Deposed Malian President flies out to seek medical attention
Mali’s military junta has allowed former President Ibrahim Boubacar Keïta to leave the country for medical attention in the gulf region, President Nana Akufo-Addo has said.
The 75-year old ailing President was ousted in August and left for the United Arab Emirates (UAE) on September 5 for medical treatment, after suffering a minor stroke.
On his first assignment after assuming the chairmanship of ECOWAS, President Akufo-Addo told his peers at an emergency consultative meeting in Accra on Tuesday that the development was healthy.
Before going into a close session of the West African leaders, President Akufo-Addo said terrorists had taken advantage of the Malian crisis to “flex their muscles even more.”
Top on the agenda for the one-day meeting is the Malian situation and the security situation in the sub-region.
When leaders of the West Africa sub-region met in Niger last month, among the conditions they gave for stabilising the country was for the military leaders to put together a government by August 28.
President Akufo-Addo said that has not been done.
“The circumstances require that we bring closure to the matter now. It is my believe that the face-to-face meeting between us, representing the ECOWAS community, and the military leaders in Bamako provide us with the best opportunity to find a final resolution.
“Fortunately, the military leaders of Mali accepted my invitation and are here with us. I thought it prudent before meeting them to consult among ourselves and agree on a common position,” he said at the gathering of ECOWAS leaders at Peduase in the Eastern Region to find a lasting solution to the crisis.
Former Nigerian President Goodluck Jonathan is mediating in the conflict in which the new military leaders have agreed to establish an 18-month transition government until an election can take place, following last month’s coup.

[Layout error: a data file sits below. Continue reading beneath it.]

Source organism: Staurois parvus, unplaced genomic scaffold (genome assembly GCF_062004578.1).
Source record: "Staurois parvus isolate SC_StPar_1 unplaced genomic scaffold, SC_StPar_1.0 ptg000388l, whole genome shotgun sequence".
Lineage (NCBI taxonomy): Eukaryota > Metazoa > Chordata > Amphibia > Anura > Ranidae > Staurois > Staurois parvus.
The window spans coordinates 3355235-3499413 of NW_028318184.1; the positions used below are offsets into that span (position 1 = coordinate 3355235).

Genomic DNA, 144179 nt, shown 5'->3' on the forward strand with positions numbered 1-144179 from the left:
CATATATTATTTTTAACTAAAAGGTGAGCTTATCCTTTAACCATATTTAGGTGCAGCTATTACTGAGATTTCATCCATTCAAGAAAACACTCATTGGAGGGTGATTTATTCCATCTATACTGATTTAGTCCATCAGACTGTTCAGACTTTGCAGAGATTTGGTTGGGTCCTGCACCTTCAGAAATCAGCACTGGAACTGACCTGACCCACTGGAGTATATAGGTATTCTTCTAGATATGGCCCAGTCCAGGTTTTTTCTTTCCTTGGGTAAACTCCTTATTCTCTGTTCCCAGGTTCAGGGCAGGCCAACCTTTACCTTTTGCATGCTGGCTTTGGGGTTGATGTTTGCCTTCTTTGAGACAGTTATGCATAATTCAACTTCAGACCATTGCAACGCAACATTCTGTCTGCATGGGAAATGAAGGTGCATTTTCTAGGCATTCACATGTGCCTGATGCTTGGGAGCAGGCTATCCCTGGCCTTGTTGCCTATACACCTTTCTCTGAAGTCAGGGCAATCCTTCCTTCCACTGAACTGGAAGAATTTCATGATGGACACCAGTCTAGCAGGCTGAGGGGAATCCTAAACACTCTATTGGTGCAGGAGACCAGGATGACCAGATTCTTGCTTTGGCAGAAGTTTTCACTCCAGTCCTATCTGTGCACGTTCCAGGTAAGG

Last month, former President Keita was reported to have declined an ECOWAS push to reinstate him after the military coup that toppled his government.
The ECOWAS delegation in Mali on a reinstatement mission was greeted with a massive public show of support for Keita’s ouster.
The delegation led by Former President Jonathan met with Keita and certified that he was in good health. The delegation’s focus appeared to have shifted from Keita’s reinstatement to his release and subsequent flight outside the country.
Faced with a massive public demonstration against Keita’s leadership, he made some concessions, but they did not douse the public calls for his resignation. A group of military officers led by Col Asimini Goita took advantage of the stalemate and staged a coup to arrest President Keita and a number of his officials.
With the Malian military leaders angling to legitimise their stay in office, the sub-regional leaders are hoping to use the Accra meeting to pave the way for peace in a country that is also threatened by terrorism.
On July 3, at least 30 villagers were killed in an attack on four villages in Mali’s Mopti region.
Since 2012, militants have carried out violent attacks in northern and central Mali, killing thousands of soldiers and civilians.
Earlier in the year, the then President Ibrahim Boubacar Keita said his government was seeking talks with militant groups in an effort to end an insurgency that has engulfed the West African country.
Last year, at least 456 civilians were killed and hundreds more wounded in Central Mali alone, according to Human Rights Watch.
No group has claimed responsibility of the attack so far, but similar attacks are usually claimed by Al-Qaeda in the Islamic Maghreb (AQIM).